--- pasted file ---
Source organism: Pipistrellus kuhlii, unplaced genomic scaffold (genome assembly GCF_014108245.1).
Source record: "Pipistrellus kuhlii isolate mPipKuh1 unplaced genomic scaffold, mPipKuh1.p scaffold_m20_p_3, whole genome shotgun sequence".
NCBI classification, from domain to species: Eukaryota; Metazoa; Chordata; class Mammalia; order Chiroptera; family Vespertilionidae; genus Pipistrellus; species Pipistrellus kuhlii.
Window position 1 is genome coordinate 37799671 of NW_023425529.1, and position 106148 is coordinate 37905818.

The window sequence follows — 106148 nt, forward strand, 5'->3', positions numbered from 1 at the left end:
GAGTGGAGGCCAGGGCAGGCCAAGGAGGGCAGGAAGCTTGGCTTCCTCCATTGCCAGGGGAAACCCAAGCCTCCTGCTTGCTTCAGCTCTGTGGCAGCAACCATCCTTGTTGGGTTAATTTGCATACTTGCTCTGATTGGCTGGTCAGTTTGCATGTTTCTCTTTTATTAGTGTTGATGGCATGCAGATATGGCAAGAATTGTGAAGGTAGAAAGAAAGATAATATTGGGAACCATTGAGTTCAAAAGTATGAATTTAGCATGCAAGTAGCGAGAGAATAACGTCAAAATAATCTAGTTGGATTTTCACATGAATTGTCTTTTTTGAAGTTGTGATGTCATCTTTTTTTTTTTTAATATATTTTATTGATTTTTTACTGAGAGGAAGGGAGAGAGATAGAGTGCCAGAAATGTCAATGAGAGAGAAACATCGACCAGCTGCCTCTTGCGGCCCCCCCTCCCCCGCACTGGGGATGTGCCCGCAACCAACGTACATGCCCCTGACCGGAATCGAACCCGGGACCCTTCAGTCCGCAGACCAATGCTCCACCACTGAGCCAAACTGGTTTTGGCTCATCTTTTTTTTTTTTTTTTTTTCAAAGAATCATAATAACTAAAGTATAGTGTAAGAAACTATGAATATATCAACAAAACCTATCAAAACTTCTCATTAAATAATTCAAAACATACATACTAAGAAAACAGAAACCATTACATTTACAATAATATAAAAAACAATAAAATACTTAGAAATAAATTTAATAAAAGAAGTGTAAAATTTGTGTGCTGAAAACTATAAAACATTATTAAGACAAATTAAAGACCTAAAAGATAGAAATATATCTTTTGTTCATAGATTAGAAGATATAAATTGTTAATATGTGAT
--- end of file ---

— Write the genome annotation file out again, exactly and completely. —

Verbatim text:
Source organism: Pipistrellus kuhlii, unplaced genomic scaffold (genome assembly GCF_014108245.1).
Source record: "Pipistrellus kuhlii isolate mPipKuh1 unplaced genomic scaffold, mPipKuh1.p scaffold_m20_p_3, whole genome shotgun sequence".
NCBI classification, from domain to species: Eukaryota; Metazoa; Chordata; class Mammalia; order Chiroptera; family Vespertilionidae; genus Pipistrellus; species Pipistrellus kuhlii.
Window position 1 is genome coordinate 37799671 of NW_023425529.1, and position 106148 is coordinate 37905818.

The window sequence follows — 106148 nt, forward strand, 5'->3', positions numbered from 1 at the left end:
GAGTGGAGGCCAGGGCAGGCCAAGGAGGGCAGGAAGCTTGGCTTCCTCCATTGCCAGGGGAAACCCAAGCCTCCTGCTTGCTTCAGCTCTGTGGCAGCAACCATCCTTGTTGGGTTAATTTGCATACTTGCTCTGATTGGCTGGTCAGTTTGCATGTTTCTCTTTTATTAGTGTTGATGGCATGCAGATATGGCAAGAATTGTGAAGGTAGAAAGAAAGATAATATTGGGAACCATTGAGTTCAAAAGTATGAATTTAGCATGCAAGTAGCGAGAGAATAACGTCAAAATAATCTAGTTGGATTTTCACATGAATTGTCTTTTTTGAAGTTGTGATGTCATCTTTTTTTTTTTTAATATATTTTATTGATTTTTTACTGAGAGGAAGGGAGAGAGATAGAGTGCCAGAAATGTCAATGAGAGAGAAACATCGACCAGCTGCCTCTTGCGGCCCCCCCTCCCCCGCACTGGGGATGTGCCCGCAACCAACGTACATGCCCCTGACCGGAATCGAACCCGGGACCCTTCAGTCCGCAGACCAATGCTCCACCACTGAGCCAAACTGGTTTTGGCTCATCTTTTTTTTTTTTTTTTTTTCAAAGAATCATAATAACTAAAGTATAGTGTAAGAAACTATGAATATATCAACAAAACCTATCAAAACTTCTCATTAAATAATTCAAAACATACATACTAAGAAAACAGAAACCATTACATTTACAATAATATAAAAAACAATAAAATACTTAGAAATAAATTTAATAAAAGAAGTGTAAAATTTGTGTGCTGAAAACTATAAAACATTATTAAGACAAATTAAAGACCTAAAAGATAGAAATATATCTTTTGTTCATAGATTAGAAGATATAAATTGTTAATATGTGAT